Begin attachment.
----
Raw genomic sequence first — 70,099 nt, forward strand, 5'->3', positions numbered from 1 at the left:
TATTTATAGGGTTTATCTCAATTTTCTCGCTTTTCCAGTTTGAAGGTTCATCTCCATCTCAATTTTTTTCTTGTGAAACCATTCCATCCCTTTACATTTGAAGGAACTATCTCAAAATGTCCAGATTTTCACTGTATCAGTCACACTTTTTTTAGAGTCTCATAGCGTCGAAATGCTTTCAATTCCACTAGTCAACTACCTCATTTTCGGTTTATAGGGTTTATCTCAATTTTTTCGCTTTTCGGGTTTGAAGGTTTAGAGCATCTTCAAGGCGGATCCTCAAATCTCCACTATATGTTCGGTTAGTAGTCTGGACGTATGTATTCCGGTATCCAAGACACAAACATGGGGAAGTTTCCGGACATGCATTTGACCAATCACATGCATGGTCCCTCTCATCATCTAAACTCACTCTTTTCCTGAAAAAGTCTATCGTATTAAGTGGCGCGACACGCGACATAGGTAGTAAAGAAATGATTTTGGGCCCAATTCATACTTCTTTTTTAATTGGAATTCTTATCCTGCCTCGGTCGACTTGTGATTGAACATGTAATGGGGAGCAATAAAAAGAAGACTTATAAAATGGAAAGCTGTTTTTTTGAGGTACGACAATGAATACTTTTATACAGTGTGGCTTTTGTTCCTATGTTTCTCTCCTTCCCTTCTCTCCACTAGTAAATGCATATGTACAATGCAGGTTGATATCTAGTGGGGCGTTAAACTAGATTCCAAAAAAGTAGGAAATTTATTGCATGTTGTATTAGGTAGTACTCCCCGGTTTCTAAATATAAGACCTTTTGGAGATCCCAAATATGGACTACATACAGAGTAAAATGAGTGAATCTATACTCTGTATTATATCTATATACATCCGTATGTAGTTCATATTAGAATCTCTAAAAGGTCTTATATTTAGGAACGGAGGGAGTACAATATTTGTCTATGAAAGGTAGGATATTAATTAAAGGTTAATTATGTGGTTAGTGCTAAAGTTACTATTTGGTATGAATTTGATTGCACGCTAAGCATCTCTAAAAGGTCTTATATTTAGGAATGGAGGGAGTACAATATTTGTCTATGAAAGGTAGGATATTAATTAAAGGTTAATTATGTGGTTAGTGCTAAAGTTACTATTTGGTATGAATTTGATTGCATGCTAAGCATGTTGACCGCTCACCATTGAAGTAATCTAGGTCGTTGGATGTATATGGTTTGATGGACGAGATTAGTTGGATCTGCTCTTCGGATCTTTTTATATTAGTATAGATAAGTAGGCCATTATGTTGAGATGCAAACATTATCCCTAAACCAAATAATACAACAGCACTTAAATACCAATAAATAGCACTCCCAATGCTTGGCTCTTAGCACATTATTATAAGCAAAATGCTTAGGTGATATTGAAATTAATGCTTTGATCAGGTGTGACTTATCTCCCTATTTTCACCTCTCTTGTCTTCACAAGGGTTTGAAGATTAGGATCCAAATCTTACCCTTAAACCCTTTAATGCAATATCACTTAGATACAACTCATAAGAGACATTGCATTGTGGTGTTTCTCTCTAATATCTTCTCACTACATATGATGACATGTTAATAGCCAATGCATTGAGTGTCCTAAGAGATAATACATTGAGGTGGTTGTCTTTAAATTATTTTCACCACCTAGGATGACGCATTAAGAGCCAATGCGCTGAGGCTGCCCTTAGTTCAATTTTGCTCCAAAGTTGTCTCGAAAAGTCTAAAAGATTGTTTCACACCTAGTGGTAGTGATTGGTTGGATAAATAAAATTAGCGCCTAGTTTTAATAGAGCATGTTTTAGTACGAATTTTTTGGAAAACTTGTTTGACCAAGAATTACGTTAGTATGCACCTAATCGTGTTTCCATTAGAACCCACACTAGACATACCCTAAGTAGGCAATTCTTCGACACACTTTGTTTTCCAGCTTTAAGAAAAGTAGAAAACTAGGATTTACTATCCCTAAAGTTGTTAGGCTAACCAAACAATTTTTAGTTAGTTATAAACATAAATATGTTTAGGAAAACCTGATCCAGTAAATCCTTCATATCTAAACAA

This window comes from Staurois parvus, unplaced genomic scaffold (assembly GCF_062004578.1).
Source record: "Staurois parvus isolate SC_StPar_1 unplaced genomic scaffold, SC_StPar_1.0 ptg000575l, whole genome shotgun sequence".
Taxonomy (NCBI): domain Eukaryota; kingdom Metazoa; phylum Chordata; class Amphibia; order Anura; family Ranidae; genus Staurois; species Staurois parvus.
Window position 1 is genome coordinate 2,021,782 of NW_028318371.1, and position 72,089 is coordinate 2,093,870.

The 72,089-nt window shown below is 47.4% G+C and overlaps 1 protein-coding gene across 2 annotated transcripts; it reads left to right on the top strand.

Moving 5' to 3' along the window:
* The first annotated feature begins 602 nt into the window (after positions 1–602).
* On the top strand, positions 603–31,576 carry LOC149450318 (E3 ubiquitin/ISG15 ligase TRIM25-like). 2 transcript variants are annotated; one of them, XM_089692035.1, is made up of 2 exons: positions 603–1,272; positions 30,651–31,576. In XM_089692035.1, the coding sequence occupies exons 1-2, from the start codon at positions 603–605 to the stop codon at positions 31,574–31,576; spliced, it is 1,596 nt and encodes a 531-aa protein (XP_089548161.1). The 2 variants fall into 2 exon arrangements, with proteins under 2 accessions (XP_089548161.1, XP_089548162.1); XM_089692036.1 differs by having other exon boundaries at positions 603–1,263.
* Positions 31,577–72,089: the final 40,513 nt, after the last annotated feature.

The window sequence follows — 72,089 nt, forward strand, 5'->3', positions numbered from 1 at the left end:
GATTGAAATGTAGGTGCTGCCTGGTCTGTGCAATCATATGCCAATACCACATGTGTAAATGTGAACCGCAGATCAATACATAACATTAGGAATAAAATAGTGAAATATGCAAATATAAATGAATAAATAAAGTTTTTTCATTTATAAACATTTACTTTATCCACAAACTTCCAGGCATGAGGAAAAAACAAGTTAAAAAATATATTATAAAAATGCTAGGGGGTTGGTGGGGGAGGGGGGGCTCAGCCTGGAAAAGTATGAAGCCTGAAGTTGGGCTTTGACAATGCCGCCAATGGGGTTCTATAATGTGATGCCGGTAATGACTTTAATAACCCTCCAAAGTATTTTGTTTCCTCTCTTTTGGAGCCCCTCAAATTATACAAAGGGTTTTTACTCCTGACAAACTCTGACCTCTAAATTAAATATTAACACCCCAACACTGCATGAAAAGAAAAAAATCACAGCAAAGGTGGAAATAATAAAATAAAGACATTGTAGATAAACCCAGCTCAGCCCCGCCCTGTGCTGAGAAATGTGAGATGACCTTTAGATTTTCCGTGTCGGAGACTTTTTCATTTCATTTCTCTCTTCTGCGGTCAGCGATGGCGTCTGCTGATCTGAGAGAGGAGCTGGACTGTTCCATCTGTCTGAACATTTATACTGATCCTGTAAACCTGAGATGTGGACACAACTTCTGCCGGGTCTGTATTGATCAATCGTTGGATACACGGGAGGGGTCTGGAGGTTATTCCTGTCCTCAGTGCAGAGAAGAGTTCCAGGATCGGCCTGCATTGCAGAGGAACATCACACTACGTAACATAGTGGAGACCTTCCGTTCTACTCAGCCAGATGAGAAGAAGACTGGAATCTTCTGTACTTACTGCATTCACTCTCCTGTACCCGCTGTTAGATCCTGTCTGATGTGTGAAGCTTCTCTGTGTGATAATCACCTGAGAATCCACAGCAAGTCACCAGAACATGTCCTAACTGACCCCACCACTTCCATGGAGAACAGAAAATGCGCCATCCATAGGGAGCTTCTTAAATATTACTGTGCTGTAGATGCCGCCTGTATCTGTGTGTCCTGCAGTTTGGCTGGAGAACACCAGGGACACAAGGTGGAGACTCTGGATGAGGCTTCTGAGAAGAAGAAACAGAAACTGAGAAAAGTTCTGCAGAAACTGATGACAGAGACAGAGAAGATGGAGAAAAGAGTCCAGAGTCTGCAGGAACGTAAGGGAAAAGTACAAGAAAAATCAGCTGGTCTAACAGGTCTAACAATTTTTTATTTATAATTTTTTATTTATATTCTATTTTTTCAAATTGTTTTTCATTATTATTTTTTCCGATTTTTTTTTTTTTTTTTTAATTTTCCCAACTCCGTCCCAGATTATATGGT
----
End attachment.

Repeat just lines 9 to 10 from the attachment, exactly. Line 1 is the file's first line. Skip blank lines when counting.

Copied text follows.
* The first annotated feature begins 602 nt into the window (after positions 1–602).
* On the top strand, positions 603–31,576 carry LOC149450318 (E3 ubiquitin/ISG15 ligase TRIM25-like). 2 transcript variants are annotated; one of them, XM_089692035.1, is made up of 2 exons: positions 603–1,272; positions 30,651–31,576. In XM_089692035.1, the coding sequence occupies exons 1-2, from the start codon at positions 603–605 to the stop codon at positions 31,574–31,576; spliced, it is 1,596 nt and encodes a 531-aa protein (XP_089548161.1). The 2 variants fall into 2 exon arrangements, with proteins under 2 accessions (XP_089548161.1, XP_089548162.1); XM_089692036.1 differs by having other exon boundaries at positions 603–1,263.